Lurasidone Hydrochloride is an atypical antipsychotic. This is used for the treatment of: Schizophrenia, Depressive episodes associated with Bipolar I Disorder (bipolar depression), as monotherapy and as adjunctive therapy with lithium or valproate.
The efficacy of Lurasidone in schizophrenia could be mediated through a combination of central Dopamine D2 and Serotonin 5HT2A receptor antagonism.
Dosage & Administration
- Starting Dose: 40 mg once daily
- Recommended Dose: 40 mg to 160 mg once daily
- Starting Dose: 20 mg once daily
- Recommended Dose: 20 mg to 120 mg once daily
Lurasidone should be taken with food. Administration with food substantially increases the absorption of Lurasidone.
The Lurasidone dose should be reduced to half of the original level when used concomitantly with moderate inhibitors of CYP3A4 (e.g., Diltiazem, Atazanavir, Erythromycin, Fluconazole, Verapamil, etc.). If Lurasidone is used concomitantly with a moderate CYP3A4 inducer, it may be necessary to increase the Lurasidone dose.
Grapefruit: Grapefruit and grapefruit juice should be avoided in patients taking Lurasidone, since these may inhibit CYP3A4 and alter Lurasidone concentrations.
Hypersensitivity. Concurrent administration of strong CYP3A4 inhibitors (eg, Ketoconazole). Concurrent administration of strong CYP3A4 inducers (eg, Rifampin). Dementia-related psychosis.
Somnolence, akathisia, extrapyramidal symptoms, and nausea.
Pregnancy & Lactation
Pregnancy Category B. Lurasidone should be used during pregnancy only if the potential benefit justifies the potential risk to the fetus. Patient should be advised not to breast-feed an infant if they are taking Lurasidone.
Precautions & Warnings
Cerebrovascular adverse reactions in elderly patients with dementia-related psychosis: Increased incidence of cerebrovascular adverse events (e.g., stroke, transient ischemic attack).
Neuroleptic malignant syndrome: Manage with immediate discontinuation and close monitoring.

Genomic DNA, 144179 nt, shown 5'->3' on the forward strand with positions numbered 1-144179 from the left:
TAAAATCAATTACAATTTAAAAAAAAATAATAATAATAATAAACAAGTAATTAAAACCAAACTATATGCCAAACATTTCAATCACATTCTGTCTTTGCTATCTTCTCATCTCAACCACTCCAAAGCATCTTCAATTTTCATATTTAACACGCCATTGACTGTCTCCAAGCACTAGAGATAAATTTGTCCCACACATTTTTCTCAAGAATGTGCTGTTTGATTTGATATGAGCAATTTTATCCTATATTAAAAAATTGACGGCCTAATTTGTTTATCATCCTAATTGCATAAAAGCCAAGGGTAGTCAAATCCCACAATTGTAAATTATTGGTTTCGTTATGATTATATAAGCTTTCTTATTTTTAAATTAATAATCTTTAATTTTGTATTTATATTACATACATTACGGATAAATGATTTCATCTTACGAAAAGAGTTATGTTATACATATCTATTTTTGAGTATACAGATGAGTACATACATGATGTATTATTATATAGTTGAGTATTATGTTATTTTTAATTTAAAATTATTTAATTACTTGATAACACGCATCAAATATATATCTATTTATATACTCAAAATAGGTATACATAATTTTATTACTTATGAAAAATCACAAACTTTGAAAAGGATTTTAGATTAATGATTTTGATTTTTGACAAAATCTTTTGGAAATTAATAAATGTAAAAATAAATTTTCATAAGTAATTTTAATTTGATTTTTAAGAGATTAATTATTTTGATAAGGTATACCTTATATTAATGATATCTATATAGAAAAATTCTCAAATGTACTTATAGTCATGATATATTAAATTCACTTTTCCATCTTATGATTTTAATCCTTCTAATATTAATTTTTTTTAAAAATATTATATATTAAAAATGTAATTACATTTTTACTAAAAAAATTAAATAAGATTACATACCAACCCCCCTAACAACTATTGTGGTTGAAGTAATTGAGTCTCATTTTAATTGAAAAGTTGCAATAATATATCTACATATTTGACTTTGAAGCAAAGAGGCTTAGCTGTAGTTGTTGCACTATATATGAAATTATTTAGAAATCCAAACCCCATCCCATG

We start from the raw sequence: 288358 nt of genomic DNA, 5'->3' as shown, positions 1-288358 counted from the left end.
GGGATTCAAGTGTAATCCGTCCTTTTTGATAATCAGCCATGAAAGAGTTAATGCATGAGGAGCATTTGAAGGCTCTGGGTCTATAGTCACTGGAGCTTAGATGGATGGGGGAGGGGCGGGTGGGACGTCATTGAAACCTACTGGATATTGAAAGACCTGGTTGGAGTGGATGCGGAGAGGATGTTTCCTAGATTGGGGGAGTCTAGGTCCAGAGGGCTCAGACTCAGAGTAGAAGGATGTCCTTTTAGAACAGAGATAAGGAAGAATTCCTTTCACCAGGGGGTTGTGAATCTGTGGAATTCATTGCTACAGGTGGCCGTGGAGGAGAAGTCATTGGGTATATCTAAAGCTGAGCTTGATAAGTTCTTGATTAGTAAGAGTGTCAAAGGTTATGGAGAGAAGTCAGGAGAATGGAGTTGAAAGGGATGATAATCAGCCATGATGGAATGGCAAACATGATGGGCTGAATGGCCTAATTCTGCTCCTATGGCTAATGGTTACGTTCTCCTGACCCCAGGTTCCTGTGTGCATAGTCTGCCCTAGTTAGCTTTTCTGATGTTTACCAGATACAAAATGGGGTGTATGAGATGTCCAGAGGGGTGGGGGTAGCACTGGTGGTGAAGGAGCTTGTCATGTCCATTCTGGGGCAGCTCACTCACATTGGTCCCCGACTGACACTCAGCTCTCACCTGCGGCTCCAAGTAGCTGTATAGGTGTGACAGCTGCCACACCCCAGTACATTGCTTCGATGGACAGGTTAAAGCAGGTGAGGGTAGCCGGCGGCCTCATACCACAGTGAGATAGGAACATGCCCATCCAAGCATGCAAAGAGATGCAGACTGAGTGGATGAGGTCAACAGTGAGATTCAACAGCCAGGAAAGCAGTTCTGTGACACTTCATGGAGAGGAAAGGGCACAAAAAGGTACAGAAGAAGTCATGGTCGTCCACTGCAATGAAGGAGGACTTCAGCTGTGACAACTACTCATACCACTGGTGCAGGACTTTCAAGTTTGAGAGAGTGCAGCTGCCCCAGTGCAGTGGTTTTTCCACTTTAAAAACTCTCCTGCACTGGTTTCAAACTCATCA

Tardive dyskinesia: Discontinue if clinically appropriate.
Metabolic changes: Atypical antipsychotic drugs have been associated with metabolic changes that may increase cardiovascular/cerebrovascular risk. These metabolic changes include hyperglycemia, dyslipidemia, and weight gain.
Hyperglycemia and diabetes mellitus: Monitor patients for symptoms of hyperglycemia including polydipsia, polyuria, polyphagia, and weakness. Monitor glucose regularly in patients with diabetes or at risk for diabetes.
Dyslipidemia: Undesirable alterations have been observed in patients treated with atypical antipsychotics.
Weight Gain: Gain in body weight has been observed. Monitor weight.
Hyperprolactinemia: Prolactin elevations may occur.
Leukopenia, neutropenia and agranulocytosis: Perform complete blood counts (CBC) in patients with a pre-existing low white blood cell count (WBC) or a history of leukopenia or neutropenia. Consider discontinuing Lurasidone if a clinically significant decline in WBC occurs in the absence of other causative factors.
Orthostatic hypotension and syncope: Dizziness, tachycardia or bradycardia, and syncope may occur, especially early in treatment. In patients with known cardiovascularor cerebrovascular disease, and in antipsychotic-naïve patients, consider a lower starting dose and slower titration.
Use in Special Populations
Moderate and Severe Renal Impairment: Recommended starting dose is 20 mg per day, and the maximum recommended dose is 80 mg per day .
Moderate and Severe Hepatic Impairment: Recommended starting dose is 20 mg per day. The maximum recommended dose is 80 mg per day in moderate hepatic impairment and 40 mg per day in severe hepatic impairment.
Atypical neuroleptic drugs
Protect from light and moisture, store below 30° C. Keep out of the reach of children.
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